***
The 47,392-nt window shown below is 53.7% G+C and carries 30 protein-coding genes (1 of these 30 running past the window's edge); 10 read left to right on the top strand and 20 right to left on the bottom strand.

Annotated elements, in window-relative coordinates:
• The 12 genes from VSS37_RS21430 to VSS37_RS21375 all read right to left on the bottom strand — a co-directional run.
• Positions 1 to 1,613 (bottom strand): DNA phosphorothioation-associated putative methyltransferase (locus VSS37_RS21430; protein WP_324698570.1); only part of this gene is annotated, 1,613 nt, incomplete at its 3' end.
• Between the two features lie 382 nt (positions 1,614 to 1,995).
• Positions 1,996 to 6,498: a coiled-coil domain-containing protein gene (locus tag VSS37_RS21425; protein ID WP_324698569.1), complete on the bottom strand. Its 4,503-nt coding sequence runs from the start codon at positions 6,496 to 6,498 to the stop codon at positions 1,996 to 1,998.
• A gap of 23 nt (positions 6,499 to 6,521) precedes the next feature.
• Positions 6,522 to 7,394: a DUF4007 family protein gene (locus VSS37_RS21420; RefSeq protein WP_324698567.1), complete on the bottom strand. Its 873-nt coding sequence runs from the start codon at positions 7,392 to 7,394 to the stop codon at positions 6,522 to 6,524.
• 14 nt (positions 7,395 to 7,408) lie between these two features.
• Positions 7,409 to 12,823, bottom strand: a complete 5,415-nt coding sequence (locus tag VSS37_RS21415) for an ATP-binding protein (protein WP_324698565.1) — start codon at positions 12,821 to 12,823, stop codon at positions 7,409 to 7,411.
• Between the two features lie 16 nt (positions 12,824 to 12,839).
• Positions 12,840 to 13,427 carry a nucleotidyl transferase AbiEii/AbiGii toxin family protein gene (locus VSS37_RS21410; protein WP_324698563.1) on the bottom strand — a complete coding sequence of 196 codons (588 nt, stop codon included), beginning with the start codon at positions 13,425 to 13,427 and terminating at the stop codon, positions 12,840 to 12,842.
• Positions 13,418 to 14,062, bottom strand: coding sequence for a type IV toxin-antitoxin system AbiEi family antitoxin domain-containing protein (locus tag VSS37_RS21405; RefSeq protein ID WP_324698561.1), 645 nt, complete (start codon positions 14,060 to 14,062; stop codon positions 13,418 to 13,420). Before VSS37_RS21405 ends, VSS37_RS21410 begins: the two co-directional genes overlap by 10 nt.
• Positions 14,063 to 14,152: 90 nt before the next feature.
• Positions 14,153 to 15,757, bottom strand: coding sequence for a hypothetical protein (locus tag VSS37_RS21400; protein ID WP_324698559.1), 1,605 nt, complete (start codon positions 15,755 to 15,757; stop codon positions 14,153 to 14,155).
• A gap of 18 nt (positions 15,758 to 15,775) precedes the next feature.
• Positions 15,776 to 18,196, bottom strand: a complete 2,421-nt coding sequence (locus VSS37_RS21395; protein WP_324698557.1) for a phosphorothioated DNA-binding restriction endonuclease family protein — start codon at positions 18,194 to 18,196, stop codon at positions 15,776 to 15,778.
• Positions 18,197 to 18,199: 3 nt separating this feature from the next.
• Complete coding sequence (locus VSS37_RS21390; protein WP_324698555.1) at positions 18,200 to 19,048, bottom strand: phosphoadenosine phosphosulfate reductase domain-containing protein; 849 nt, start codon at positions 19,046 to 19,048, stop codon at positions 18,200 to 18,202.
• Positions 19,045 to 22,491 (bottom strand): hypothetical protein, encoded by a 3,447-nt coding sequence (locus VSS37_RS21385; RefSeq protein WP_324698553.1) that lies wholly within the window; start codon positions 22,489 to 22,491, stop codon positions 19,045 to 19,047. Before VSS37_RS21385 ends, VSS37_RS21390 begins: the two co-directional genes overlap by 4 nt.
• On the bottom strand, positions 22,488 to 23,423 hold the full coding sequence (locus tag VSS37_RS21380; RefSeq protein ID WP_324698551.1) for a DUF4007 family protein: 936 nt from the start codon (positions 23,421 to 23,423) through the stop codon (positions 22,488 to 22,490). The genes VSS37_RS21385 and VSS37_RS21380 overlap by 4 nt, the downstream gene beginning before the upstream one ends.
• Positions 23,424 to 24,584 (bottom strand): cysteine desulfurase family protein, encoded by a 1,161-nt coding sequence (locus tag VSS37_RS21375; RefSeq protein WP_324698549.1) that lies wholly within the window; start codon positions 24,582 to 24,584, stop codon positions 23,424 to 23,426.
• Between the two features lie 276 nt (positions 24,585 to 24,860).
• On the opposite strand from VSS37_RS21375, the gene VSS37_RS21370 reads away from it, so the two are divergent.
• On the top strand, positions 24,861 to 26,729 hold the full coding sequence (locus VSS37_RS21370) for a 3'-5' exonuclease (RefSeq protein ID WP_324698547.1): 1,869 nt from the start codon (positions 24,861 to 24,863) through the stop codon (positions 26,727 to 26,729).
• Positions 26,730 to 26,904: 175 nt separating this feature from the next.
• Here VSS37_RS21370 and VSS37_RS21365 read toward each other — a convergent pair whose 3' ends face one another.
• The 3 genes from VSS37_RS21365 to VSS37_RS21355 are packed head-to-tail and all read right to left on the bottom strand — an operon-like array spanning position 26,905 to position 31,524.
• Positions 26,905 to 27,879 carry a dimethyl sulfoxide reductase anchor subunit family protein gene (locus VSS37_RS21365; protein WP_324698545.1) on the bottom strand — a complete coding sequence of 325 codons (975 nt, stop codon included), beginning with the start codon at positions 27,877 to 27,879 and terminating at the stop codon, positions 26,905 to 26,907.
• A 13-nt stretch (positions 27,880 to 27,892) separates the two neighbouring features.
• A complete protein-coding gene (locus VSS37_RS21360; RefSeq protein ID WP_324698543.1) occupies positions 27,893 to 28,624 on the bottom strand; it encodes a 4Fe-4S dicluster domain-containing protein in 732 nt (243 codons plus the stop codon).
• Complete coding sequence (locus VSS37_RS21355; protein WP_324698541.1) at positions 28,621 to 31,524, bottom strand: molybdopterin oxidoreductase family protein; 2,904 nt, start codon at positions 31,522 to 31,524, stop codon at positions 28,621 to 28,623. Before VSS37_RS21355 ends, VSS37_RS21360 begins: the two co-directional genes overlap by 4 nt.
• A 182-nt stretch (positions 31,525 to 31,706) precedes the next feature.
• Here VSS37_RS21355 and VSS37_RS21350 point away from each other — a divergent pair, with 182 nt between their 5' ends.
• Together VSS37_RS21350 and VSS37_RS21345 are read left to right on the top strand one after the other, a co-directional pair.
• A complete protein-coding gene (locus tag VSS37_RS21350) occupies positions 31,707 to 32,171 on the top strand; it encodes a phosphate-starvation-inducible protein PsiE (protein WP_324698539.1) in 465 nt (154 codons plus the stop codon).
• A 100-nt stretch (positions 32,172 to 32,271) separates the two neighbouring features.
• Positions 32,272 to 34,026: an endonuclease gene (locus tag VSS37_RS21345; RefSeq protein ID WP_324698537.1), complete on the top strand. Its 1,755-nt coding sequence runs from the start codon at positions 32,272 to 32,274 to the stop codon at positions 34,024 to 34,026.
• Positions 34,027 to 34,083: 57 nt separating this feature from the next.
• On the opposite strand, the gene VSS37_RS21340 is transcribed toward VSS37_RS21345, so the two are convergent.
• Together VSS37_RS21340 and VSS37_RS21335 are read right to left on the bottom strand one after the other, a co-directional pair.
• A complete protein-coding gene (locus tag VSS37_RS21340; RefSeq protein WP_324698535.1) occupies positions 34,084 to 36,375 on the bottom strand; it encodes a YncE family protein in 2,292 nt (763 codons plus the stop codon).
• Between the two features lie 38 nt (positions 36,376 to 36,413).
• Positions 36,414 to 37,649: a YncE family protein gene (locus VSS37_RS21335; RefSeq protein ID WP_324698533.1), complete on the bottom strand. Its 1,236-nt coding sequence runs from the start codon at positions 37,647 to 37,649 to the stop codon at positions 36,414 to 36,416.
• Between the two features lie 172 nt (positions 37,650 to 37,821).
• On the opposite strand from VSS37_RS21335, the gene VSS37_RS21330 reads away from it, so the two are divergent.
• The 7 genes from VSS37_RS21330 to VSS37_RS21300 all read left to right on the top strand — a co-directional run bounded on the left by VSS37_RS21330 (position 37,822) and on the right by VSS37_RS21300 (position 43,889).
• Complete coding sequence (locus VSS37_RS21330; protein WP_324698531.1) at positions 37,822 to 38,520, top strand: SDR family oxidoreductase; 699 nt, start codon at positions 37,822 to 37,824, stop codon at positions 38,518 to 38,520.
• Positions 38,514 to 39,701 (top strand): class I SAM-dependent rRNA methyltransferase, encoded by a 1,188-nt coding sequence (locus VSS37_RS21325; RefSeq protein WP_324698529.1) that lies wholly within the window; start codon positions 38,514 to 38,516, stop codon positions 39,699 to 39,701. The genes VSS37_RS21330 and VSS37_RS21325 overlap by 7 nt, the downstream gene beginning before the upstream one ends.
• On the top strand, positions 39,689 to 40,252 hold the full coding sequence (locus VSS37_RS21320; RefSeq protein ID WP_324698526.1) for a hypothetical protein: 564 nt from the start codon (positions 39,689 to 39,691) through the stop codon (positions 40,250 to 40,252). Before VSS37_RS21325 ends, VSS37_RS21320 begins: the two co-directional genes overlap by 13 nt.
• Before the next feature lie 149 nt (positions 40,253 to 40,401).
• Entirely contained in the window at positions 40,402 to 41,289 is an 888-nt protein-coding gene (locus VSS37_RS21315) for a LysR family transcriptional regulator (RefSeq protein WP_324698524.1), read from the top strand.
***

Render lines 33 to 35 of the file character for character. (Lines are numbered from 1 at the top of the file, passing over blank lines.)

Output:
• A 182-nt stretch (positions 31,525 to 31,706) precedes the next feature.
• Here VSS37_RS21355 and VSS37_RS21350 point away from each other — a divergent pair, with 182 nt between their 5' ends.
• Together VSS37_RS21350 and VSS37_RS21345 are read left to right on the top strand one after the other, a co-directional pair.